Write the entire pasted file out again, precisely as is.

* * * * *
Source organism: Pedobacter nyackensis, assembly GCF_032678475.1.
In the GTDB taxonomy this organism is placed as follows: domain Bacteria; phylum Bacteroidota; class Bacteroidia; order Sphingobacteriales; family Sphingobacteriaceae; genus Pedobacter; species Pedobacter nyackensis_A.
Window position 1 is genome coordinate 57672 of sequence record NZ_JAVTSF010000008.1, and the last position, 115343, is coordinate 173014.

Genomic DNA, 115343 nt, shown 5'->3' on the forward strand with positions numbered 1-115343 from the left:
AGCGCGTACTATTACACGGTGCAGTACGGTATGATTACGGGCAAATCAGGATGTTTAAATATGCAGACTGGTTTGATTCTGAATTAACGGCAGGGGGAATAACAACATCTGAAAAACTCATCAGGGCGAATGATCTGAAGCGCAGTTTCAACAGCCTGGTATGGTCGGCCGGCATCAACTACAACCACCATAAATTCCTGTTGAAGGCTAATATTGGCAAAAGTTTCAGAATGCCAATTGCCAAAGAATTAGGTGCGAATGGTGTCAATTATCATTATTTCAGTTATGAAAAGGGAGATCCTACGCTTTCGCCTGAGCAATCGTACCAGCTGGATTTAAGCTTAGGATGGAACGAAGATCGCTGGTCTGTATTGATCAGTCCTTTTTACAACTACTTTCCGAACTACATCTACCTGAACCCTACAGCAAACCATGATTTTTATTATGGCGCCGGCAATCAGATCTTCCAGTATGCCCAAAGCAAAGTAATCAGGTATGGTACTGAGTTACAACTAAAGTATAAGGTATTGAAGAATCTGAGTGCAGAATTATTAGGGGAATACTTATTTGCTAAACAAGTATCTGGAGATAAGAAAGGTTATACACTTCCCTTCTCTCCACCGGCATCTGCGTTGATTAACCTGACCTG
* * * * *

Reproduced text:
Source organism: Pedobacter nyackensis, assembly GCF_032678475.1.
In the GTDB taxonomy this organism is placed as follows: domain Bacteria; phylum Bacteroidota; class Bacteroidia; order Sphingobacteriales; family Sphingobacteriaceae; genus Pedobacter; species Pedobacter nyackensis_A.
Window position 1 is genome coordinate 57672 of sequence record NZ_JAVTSF010000008.1, and the last position, 115343, is coordinate 173014.

Genomic DNA, 115343 nt, shown 5'->3' on the forward strand with positions numbered 1-115343 from the left:
AGCGCGTACTATTACACGGTGCAGTACGGTATGATTACGGGCAAATCAGGATGTTTAAATATGCAGACTGGTTTGATTCTGAATTAACGGCAGGGGGAATAACAACATCTGAAAAACTCATCAGGGCGAATGATCTGAAGCGCAGTTTCAACAGCCTGGTATGGTCGGCCGGCATCAACTACAACCACCATAAATTCCTGTTGAAGGCTAATATTGGCAAAAGTTTCAGAATGCCAATTGCCAAAGAATTAGGTGCGAATGGTGTCAATTATCATTATTTCAGTTATGAAAAGGGAGATCCTACGCTTTCGCCTGAGCAATCGTACCAGCTGGATTTAAGCTTAGGATGGAACGAAGATCGCTGGTCTGTATTGATCAGTCCTTTTTACAACTACTTTCCGAACTACATCTACCTGAACCCTACAGCAAACCATGATTTTTATTATGGCGCCGGCAATCAGATCTTCCAGTATGCCCAAAGCAAAGTAATCAGGTATGGTACTGAGTTACAACTAAAGTATAAGGTATTGAAGAATCTGAGTGCAGAATTATTAGGGGAATACTTATTTGCTAAACAAGTATCTGGAGATAAGAAAGGTTATACACTTCCCTTCTCTCCACCGGCATCTGCGTTGATTAACCTGACCTG